It is common for employers nowadays to monitor publicly accessible premises with security cameras, for example in the retail sector. This is usually to protect employees and the employer's assets, including protecting the employer from criminal activity, sometimes even from its own employees. Video records can often reveal misconduct which can, in some cases, be serious enough to amount to gross misconduct and may result in immediate termination of employment. The most common types of misconduct revealed by monitoring systems in the retail sector are theft, false return of goods (i.e. cancellation of issued cash register receipts) or acceptance of payment without registering these through the case register (and subsequent retention of the cash by the employee).
If the employer chooses to terminate the employment of the employee, they will need to be able to show unambiguous proof of such behaviour. The employee has the right to challenge the immediate termination of the employment before a court and it is for the employer to prove that they had good reason for the dismissal. If the employer cannot demonstrate that the employee breached the employer's disciplinary code, the court will declare the termination of the employment null and void. The employment relationship continues to exist, but the employer must compensate the employee for the salary lost during the period from the invalid termination of the employment and, in addition, compensate them for their legal costs.
The video record is clearly the most valuable evidence in such cases. In fact, it is often the only evidence that can show the time, place and illustrate all the details of the employee's conduct.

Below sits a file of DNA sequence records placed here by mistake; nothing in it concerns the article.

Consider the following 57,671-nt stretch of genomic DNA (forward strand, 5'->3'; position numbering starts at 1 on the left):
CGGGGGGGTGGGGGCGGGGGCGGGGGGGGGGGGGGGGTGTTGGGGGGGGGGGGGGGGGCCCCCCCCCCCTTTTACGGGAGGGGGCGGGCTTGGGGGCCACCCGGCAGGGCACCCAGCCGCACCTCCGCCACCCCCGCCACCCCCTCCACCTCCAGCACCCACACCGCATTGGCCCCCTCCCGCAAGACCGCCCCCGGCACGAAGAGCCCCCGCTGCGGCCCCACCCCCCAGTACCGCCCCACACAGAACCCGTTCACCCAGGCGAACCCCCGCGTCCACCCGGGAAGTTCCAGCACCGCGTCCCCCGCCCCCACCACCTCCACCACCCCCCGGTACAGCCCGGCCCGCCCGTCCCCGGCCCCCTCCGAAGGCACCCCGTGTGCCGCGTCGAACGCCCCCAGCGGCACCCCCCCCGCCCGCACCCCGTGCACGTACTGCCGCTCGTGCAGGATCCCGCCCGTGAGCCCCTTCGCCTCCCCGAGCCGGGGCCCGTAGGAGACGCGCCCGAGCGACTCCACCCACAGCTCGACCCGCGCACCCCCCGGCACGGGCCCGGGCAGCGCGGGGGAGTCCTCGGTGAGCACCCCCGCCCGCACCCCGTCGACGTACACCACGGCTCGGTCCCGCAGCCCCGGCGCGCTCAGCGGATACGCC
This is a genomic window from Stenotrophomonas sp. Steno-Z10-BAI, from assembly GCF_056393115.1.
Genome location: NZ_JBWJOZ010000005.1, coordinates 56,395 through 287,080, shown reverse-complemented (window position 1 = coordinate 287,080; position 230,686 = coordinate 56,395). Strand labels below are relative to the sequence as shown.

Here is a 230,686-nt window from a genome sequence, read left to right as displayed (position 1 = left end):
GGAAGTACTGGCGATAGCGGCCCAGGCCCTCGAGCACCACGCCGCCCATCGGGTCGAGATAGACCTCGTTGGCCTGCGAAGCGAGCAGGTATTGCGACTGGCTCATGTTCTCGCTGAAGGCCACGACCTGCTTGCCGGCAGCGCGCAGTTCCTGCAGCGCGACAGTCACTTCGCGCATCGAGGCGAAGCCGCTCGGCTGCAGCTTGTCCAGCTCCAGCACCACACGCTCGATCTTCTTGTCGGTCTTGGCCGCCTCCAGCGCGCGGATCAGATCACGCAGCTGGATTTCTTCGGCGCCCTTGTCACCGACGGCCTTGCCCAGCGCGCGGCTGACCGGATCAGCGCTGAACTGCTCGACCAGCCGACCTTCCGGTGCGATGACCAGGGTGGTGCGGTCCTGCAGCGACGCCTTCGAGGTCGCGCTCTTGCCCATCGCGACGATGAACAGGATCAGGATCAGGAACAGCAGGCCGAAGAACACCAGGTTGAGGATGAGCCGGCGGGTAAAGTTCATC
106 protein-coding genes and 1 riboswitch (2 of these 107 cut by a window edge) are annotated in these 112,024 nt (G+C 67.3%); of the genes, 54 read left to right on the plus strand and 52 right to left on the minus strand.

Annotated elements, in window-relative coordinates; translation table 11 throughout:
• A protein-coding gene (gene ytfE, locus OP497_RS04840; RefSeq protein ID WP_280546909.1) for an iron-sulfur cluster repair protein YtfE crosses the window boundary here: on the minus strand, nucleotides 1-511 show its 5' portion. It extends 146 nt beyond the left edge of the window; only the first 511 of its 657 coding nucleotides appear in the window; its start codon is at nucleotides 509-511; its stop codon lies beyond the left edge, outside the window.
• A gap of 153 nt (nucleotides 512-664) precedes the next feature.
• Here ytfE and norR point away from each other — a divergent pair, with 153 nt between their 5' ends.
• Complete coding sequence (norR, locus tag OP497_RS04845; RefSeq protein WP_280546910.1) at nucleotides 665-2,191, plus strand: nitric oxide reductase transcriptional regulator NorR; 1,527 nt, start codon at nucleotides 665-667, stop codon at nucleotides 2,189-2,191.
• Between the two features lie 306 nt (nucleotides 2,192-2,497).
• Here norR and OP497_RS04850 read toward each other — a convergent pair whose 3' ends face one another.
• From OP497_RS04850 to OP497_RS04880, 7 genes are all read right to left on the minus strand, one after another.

In the Slovak Republic, however, the employer's right to retain the video record is rather limited. In general, such a record must be deleted within 15 days of its creation. This obligation arises from new legislation relating to the protection of personal data (the "Act") and has since been expressly confirmed in guidelines issued by the Office for the Protection of Personal Data of the Slovak Republic. The Act implements the relevant European Directive but the level of protection afforded by the Slovak legislation exceeds the standards provided for by the European Directive. While such implementation is generally permissible, it is questionable whether the current regulation interferes with other rights guaranteed by the constitution, in particular the protection of assets.
A situation might arise in practice where the employer no longer possesses relevant evidence concerning the conduct of an employee at the time of the termination of employment, as it is often unrealistic to disclose the misconduct and investigate such misconduct, assess the damages and prepare the documents necessary for the immediate termination of employment of the employee within the statutory time period.
The only exception permitted by the Act allows the employer to store the record for a time period longer than 15 days in order to provide it to the public authorities for the purposes of criminal or administrative proceedings. This means that, in order for the employer to be able to retain the video record as evidence of the breach of the employer's disciplinary code, the employer must file a criminal report or report the act as an administrative offence. This, however, prevents the parties from settling the matter by way of a mutual agreement without instituting official proceedings. Not every employer is interested in prosecution of the employee. In addition, official proceedings require the extensive cooperation of the employer and participation in the investigation. There is a risk that this may, in some circumstances, harm the employer's goodwill.
The prohibition on storing video records after the 15 day statutory period, except where the record was handed over for the purposes of criminal investigation, forces the employer to discard potentially crucial evidence for use in employment court cases or, alternatively, to disclose activities that may be detrimental to its business.